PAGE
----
MN Divorce: Would there be any Spousal Maintenance & award of attorney Fees to other party?

Asked almost 3 years ago - Hopkins, MN

-I'm a Non-immigrant, Married a girl outside the US and lived together for 14 months in MN, US immediately after marriage.
-Hired an attorney and served the petition to the girl after separation
-Girl hired an attorney and contested the divorce, with monetary support from her Uncle.
-Girl is a home maker and has no earnings in the US
-Girl, was working before marriage outside the US and is equally qualified to work, as me.
-There is no Marital money remaining post separation
-Have gone through FENE but with no good outcome.
-Have been assigned a pre-trial date
-Already spent $11000 on attorney Fees
-Considering her qualification, past work experience, contribution, short term of marriage(14 months), would there be any spousal maintenance & attorney fees awarded to her?
-Can I fight Pro Se

Attorney answers (1)

  1. Bruce Middleton Cameron

    Contributor Level 10

    Answered . Since you have already hired an attorney, it would be best if you were to direct your questions to him/her.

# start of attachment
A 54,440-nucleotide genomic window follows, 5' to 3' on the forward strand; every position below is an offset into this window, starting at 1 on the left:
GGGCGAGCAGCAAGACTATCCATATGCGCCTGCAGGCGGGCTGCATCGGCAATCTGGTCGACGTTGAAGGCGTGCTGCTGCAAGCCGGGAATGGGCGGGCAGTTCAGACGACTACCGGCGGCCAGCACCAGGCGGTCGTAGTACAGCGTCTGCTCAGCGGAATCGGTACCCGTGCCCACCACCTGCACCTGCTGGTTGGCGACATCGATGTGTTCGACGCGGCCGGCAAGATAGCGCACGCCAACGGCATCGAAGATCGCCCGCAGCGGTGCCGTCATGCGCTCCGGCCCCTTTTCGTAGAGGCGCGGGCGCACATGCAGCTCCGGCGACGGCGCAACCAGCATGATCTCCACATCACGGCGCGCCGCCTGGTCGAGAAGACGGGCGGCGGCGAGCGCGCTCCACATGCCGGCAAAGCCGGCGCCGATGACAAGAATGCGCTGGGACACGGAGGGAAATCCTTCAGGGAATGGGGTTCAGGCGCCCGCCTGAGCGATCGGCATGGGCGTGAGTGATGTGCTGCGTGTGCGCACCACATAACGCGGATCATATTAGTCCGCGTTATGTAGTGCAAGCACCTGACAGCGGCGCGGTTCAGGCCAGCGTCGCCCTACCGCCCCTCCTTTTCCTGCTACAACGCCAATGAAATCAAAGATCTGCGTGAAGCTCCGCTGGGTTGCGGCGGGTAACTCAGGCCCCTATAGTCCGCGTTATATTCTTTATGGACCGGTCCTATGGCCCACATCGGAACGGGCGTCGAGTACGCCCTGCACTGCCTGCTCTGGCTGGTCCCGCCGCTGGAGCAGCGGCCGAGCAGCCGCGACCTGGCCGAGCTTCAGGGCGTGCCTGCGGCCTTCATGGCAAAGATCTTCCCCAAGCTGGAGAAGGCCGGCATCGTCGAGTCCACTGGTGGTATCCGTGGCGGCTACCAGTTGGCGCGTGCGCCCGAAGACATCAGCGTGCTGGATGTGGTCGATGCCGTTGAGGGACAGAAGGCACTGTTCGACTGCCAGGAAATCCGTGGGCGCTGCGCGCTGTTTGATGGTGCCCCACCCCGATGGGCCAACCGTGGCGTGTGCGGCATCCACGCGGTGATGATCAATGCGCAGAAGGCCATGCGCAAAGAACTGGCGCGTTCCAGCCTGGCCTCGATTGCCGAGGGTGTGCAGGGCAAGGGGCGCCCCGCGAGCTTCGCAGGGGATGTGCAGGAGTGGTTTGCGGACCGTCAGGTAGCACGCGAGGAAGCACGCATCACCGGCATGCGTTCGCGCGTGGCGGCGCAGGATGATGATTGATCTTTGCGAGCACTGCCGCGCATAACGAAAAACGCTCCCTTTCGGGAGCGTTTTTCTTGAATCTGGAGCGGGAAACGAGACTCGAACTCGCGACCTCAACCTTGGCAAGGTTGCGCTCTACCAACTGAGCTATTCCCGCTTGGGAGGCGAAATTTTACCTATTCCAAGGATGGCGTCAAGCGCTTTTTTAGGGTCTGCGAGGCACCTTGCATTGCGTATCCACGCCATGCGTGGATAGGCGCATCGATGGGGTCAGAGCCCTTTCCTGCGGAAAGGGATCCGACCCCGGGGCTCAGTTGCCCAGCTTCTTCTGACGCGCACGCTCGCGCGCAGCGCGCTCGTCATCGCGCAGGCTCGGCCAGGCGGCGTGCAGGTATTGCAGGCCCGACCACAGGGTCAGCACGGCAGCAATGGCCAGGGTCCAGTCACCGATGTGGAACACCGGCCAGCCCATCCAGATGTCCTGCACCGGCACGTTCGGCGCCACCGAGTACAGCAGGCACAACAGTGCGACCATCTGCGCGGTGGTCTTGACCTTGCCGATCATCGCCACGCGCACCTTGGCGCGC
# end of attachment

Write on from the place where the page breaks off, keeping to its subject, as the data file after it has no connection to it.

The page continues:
Minnesota allows parties in a divorce to represent themselves Pro Se. Generally this is a poor strategy. The old saying - he who represents himself in court has a fool for a client - holds true. The Pro Se litigant is too close to the case and too emotionally involved to make optimal choices. Also, the Pro Se litigant is expected to know and follow all the court rules and the law - the court is not going to educate you if you don't know how to "play the game" or how the law actually works (has been interpreted by court rulings).

    As for your question on maintenance and attorney's fees, the point of an FENE is to give the parties a neutral opinion of the most likely outcome (based on the application of the law to the set of facts presented) should they go to court. I would look to the neutral's opinion on maintenance and attorney's fees as an indication of whether or not a court would award them should your matter go to trial.

    My best advice is this - talk to the attorney you have already hired - if you can't/won't work with that attorney, hire one that you can work with. Let him or her know about your concerns and questions and then take his/her advice. If the cost of litigation is a concern, work toward a mutually agreeable settlement (perhaps hire a mediator) rather than battle it out in court.

    The proceeding is simply for informational purposes. It does not create an attorney-client relationship.

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